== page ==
ISLAMABAD - Pakistan's "Day of Love for the Prophet" turned into a deadly day of gunfire, tear gas and arson.
Thousands angered by an anti-Muslim film ignored pleas for peaceful rallies and rampaged in several Pakistani cities Friday in battles with police that killed 19 people and touched off criticism of a government decision to declare a national holiday to proclaim devotion for the Prophet Muhammad.
The film, which was produced in the United States and denigrates the prophet, has outraged many in the Muslim world in the 10 days since it attracted attention on the Internet, and there were new, mostly peaceful protest marches in a half-dozen countries from Asia to the Middle East.
A Pakistani protester scuffles with a police officer during clashes that erupted as the demonstrators tried to approach the U.S. Embassy in Islamabad on Friday.
But it is Pakistan that has seen the most sustained violence, driven by a deep well of anti-American sentiment and a strong cadre of hard-line Islamists who benefit from stoking anger at the U.S. At least 49 people - including the U.S. ambassador to Libya - have died in violence linked to the film around the world.
Analysts accused the Pakistani government of pandering to these extremists by declaring Friday to be an official holiday - calling it a "Day of Love for the Prophet." Officials urged peaceful protests, but critics said the move helped unleash the worst violence yet caused by the film, titled "Innocence of Muslims."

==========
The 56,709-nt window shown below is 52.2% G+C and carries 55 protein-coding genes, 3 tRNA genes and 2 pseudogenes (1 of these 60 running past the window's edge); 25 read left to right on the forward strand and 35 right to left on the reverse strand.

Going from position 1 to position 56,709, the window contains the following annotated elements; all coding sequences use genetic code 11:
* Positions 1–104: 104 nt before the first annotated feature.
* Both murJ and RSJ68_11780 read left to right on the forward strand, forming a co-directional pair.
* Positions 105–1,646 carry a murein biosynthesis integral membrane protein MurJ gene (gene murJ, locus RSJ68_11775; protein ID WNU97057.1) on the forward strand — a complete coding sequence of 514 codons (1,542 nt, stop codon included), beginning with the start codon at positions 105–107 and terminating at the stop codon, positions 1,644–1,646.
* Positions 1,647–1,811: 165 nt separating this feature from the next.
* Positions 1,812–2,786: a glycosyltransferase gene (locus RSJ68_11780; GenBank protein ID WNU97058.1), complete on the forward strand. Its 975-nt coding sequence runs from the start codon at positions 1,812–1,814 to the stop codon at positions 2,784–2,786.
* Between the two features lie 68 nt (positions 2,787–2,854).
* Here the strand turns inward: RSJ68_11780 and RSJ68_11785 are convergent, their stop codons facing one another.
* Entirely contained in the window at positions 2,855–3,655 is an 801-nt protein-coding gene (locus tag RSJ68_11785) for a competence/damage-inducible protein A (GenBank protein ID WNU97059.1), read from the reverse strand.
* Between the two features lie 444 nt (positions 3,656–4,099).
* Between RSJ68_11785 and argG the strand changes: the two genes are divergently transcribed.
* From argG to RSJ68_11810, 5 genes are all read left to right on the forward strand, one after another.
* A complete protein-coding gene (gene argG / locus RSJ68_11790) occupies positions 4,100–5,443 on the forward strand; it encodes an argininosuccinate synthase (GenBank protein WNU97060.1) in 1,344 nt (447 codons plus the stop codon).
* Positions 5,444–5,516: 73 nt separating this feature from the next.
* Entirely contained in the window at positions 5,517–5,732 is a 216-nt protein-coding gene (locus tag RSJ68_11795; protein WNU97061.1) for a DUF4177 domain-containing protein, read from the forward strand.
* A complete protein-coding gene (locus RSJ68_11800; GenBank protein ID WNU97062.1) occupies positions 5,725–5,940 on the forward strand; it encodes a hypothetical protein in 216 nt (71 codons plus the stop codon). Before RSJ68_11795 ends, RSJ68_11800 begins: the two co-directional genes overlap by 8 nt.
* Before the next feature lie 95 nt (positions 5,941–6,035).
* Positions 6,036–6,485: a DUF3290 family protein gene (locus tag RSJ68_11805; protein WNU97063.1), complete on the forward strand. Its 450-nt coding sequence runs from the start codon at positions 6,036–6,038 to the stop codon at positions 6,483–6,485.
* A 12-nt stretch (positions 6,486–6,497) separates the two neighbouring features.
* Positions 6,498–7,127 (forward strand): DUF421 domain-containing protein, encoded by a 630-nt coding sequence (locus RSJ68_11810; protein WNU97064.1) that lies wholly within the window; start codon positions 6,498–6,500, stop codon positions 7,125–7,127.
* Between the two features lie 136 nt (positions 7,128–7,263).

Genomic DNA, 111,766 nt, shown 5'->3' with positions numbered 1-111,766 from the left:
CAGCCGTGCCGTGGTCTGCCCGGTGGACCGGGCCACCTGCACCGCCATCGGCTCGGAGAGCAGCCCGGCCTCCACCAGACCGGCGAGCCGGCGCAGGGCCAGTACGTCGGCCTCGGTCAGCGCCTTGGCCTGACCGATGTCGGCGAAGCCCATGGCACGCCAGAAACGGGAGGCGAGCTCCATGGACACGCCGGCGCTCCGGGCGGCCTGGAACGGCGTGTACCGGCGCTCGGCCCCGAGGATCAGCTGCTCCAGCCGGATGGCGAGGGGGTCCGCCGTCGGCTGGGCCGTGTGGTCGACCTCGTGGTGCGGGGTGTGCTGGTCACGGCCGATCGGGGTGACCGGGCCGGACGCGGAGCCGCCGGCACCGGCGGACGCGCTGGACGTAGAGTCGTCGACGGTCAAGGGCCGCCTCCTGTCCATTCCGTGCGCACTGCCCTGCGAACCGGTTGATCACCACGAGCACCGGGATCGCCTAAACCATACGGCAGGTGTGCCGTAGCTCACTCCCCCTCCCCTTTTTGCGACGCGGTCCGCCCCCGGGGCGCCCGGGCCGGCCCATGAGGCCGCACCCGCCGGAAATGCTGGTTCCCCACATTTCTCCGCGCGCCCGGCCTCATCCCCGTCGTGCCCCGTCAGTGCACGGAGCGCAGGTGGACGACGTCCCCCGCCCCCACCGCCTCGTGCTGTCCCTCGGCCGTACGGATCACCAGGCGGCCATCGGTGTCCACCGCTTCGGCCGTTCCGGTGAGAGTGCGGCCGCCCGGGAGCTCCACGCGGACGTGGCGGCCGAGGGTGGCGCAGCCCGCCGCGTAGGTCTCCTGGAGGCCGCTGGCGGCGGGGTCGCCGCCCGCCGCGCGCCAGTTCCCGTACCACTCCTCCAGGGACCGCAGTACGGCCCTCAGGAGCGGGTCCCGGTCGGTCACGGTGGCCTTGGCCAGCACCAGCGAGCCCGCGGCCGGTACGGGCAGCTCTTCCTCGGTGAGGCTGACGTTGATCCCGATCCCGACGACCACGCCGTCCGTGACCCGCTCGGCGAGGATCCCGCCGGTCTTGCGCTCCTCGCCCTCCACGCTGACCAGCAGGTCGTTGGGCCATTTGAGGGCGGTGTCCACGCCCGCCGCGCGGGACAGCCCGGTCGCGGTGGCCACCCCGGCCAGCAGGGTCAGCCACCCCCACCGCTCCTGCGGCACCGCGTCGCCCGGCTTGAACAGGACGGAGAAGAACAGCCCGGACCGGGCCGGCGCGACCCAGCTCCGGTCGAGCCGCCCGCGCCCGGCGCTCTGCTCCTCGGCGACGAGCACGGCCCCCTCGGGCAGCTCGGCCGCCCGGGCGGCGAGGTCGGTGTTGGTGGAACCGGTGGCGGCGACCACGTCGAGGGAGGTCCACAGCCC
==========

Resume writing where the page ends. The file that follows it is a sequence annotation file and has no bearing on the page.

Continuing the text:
In addition to those killed, nearly 200 others were injured as mobs threw stones and set fire to cars and movie theaters, and battled with police who responded with tear gas and gunfire.
"The people were just waiting for a trigger," said Imtiaz Gul, director of the Islamabad-based Center for Research and Security Studies.
In an attempt to tamp down the anger, the U.S. Embassy in Islamabad purchased spots on Pakistani TV on Thursday that featured denunciations of the video by President Barack Obama and Secretary of State Hillary Rodham Clinton. But their comments, which were subtitled in Urdu, the main Pakistani language, apparently did little to moderate the outrage that filled the country's streets.
Police fired tear gas and live ammunition to push back the tens of thousands of protesters they faced in Pakistan's capital, Islamabad, and the major cities of Lahore, Karachi and Peshawar. They were successful in preventing the protesters from reaching U.S. diplomatic offices in the cities, even though the demonstrators streamed over shipping containers set up on major roads to block their path.
The demonstrators, who were led by hard-line Islamist groups, hurled rocks at the police and set fire to their vehicles. They also ransacked and burned banks, shops, cinemas and Western fast-food restaurants such as KFC and Pizza Hut.
Clinton thanked the Pakistani government for protecting the U.S. missions in the country and lamented the deaths in the protests.